Andy Hart, training and consultancy manager at Tunstall Healthcare, discusses the importance of educating health and social care professionals about the benefits of technology in order to support an ageing population
Technology has a key role to play in maintaining and improving services for older people
Like most developed nations, the UK population is ageing and, by 2030, one in five people in the UK (21.8%) will be aged 65 or over.
But, although we are living longer, we are not necessarily living more healthily.
Long-term conditions like heart disease, diabetes, and COPD are placing pressure on the UK’s NHS, accounting for 50% of all GP appointments and 70% of all hospital bed days. And their treatment and care absorbs 70% of acute and primary care budgets in England.
When today's adults were children, owning a television was considered a luxury; personal computers had yet to be conceptualised; and landline phones were the norm.
Decades later, technology is not only reshaping our home and professional lives, but also enabling people to live independently for longer.
Devices that once seemed like science fiction are being used to support vulnerable people to live safer, healthier, and more-enjoyable lives as they age.
Relatively-low-cost telecare systems, for example, can automatically raise a call for help if they sense someone has fallen, or alert a sleeping carer if the person they care for experiences a seizure.
This 24-hour support can help to avoid hospital admission, delay and prevent the need for residential care, and reduce carer burnout.
Investing time in exploring existing and emerging technology, and educating health and social care professionals, is key to enabling us to shape the services of the future and embrace the opportunities presented by digital solutions
Existing solutions can also support the effective delivery of healthcare. For example, remote patient monitoring (RPM) enables early intervention which can avoid the need for more-complex care for people living with chronic conditions, such as hospitalisation and ambulance callouts.
Such technology is scalable, cost-effective, and empowers individuals to become confident in self care, as well as care to be person-centred rather than place-based.
And it enables clinicians to focus on those that truly need their support, while monitoring people who can support themselves.
Raising awareness of the technology solutions available with health and social care professionals is crucial, but it’s also vital to engage with them on the way data is collected, stored, processed, and understood.
“The wider digital transformation and the application of data analytics is now seen as essential to the smarter management of operations, allocation of resources, collaboration across teams and services and, ultimately, better delivery of care.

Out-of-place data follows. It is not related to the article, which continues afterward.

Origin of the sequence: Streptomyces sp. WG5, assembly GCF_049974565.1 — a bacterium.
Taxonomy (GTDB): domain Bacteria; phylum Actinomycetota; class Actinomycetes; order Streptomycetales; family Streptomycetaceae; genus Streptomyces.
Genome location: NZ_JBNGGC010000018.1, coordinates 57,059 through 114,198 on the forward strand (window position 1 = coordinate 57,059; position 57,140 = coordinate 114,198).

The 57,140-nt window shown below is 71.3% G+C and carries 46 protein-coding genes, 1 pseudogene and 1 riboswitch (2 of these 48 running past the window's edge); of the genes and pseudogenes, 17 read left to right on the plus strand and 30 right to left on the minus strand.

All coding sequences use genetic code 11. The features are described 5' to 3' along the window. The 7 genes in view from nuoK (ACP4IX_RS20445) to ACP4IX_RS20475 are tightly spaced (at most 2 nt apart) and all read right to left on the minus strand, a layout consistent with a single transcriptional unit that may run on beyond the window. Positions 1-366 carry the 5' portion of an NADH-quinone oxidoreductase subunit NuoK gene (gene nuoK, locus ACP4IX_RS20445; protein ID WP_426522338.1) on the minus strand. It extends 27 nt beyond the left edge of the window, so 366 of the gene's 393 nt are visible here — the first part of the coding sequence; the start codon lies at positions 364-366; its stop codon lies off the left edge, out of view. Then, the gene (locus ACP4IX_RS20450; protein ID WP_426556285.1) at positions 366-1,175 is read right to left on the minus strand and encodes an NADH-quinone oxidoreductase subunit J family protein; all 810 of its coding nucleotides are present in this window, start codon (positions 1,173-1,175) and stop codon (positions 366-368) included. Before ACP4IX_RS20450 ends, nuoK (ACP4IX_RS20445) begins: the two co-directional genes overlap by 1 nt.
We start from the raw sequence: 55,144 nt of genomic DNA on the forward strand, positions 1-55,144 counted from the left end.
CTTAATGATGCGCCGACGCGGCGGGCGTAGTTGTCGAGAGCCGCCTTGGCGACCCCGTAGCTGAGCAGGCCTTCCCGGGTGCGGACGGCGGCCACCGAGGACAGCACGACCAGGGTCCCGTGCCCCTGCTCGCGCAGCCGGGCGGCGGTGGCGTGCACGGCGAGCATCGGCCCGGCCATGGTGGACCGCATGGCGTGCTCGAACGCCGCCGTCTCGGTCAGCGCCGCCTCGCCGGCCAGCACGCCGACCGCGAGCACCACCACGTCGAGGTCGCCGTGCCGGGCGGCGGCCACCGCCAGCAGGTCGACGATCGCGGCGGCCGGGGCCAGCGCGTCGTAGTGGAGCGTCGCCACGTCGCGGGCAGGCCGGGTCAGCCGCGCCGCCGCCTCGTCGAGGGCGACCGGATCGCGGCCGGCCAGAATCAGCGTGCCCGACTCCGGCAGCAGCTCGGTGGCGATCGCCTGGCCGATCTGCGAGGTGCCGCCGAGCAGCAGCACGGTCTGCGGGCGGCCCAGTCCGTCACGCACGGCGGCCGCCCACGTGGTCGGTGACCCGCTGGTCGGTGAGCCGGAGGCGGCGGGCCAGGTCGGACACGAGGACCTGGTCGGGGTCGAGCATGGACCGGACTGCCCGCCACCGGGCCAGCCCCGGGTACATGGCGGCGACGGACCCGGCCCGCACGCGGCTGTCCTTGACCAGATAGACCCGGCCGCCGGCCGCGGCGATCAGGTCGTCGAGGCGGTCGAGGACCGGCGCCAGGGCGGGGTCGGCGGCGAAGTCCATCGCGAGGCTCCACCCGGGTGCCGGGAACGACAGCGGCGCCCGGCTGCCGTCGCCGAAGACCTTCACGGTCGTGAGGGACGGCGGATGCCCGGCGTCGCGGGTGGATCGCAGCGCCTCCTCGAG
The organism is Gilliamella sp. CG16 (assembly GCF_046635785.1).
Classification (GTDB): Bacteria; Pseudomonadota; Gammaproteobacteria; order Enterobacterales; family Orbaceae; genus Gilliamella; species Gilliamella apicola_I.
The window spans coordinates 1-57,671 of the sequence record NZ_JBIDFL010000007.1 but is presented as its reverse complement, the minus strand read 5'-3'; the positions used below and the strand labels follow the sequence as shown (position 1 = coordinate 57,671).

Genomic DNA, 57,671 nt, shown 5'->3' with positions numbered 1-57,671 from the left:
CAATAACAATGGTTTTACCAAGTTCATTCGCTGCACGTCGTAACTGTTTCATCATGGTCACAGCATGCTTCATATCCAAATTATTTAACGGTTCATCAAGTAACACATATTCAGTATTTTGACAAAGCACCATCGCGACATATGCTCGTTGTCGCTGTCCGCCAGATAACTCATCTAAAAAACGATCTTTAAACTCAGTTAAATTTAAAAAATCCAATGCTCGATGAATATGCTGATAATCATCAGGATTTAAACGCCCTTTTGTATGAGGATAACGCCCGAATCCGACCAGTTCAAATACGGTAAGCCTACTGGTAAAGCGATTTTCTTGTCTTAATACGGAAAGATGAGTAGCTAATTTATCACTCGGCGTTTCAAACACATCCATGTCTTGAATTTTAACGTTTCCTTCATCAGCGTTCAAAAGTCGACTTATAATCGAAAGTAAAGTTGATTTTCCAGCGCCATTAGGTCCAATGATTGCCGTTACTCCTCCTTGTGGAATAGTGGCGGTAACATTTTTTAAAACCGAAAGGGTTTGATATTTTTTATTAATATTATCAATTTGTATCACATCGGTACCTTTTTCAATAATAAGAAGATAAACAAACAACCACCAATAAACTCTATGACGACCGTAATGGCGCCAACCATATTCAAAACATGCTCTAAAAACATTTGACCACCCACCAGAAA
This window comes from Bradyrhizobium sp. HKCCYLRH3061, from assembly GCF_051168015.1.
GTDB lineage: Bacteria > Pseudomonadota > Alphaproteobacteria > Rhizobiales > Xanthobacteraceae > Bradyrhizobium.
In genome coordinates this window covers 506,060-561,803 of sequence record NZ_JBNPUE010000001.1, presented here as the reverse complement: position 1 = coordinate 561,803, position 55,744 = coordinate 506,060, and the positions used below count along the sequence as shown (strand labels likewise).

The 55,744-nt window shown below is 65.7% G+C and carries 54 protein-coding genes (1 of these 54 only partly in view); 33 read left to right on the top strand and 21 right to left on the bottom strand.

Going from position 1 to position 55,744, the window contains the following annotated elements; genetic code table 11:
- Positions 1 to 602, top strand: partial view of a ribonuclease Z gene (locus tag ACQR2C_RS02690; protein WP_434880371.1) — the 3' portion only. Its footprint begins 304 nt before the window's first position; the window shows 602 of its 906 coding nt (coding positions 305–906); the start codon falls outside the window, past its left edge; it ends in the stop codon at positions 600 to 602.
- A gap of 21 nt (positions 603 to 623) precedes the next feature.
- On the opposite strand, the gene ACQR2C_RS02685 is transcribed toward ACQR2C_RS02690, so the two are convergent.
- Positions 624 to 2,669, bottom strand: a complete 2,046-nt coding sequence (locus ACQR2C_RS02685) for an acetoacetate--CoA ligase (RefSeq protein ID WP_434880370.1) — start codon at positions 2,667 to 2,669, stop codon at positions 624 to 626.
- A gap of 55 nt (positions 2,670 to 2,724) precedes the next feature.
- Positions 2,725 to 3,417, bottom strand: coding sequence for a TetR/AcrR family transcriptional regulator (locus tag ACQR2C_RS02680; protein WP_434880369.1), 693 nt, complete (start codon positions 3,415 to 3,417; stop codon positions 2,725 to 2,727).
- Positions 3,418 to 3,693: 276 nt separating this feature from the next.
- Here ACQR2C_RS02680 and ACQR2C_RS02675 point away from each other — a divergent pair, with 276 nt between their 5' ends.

However, technical barriers, such as the lack of computer literacy, compound other deterrents to technology adoption.
Training can address any reluctance to adopt technology while reducing anxiety, increasing interest, and improving efficacy.
With the right education and digital frameworks in place, the integration of technology can become focused on the citizen, their choices, their health, their care, without any of the gaps between institutions, and delivered more effectively, with better outcomes.
It is in this context that the digital transformation can enable innovation in terms of service design, to meet the needs of an ageing population and enable new models of care to be developed and scaled up.
Telehealth and telecare solutions, for example, can support people to live more independently for longer
Digital technologies have tremendous potential to improve the lives of an ageing population. They can enhance the services on offer, giving people greater independence and control over their care and are proven to help support wellbeing.
They can also free up the time for more face-to face care, and help care providers to operate more efficiently so they can do more to look after those they support and their employees.
Devices that once seemed like science fiction are being used to support vulnerable people to live safer, healthier, and more-enjoyable lives as they age
Investing time in exploring existing and emerging technology, and educating health and social care professionals, is key to enabling us to shape the services of the future and embrace the opportunities presented by digital solutions.
By educating staff about the benefits, we can ensure all stakeholders can commit with confidence to the transformation of services.
As technology continues to touch every aspect of modern life, we must not miss the chance to harness its power to support our ageing population’s health, wellbeing, and quality of life.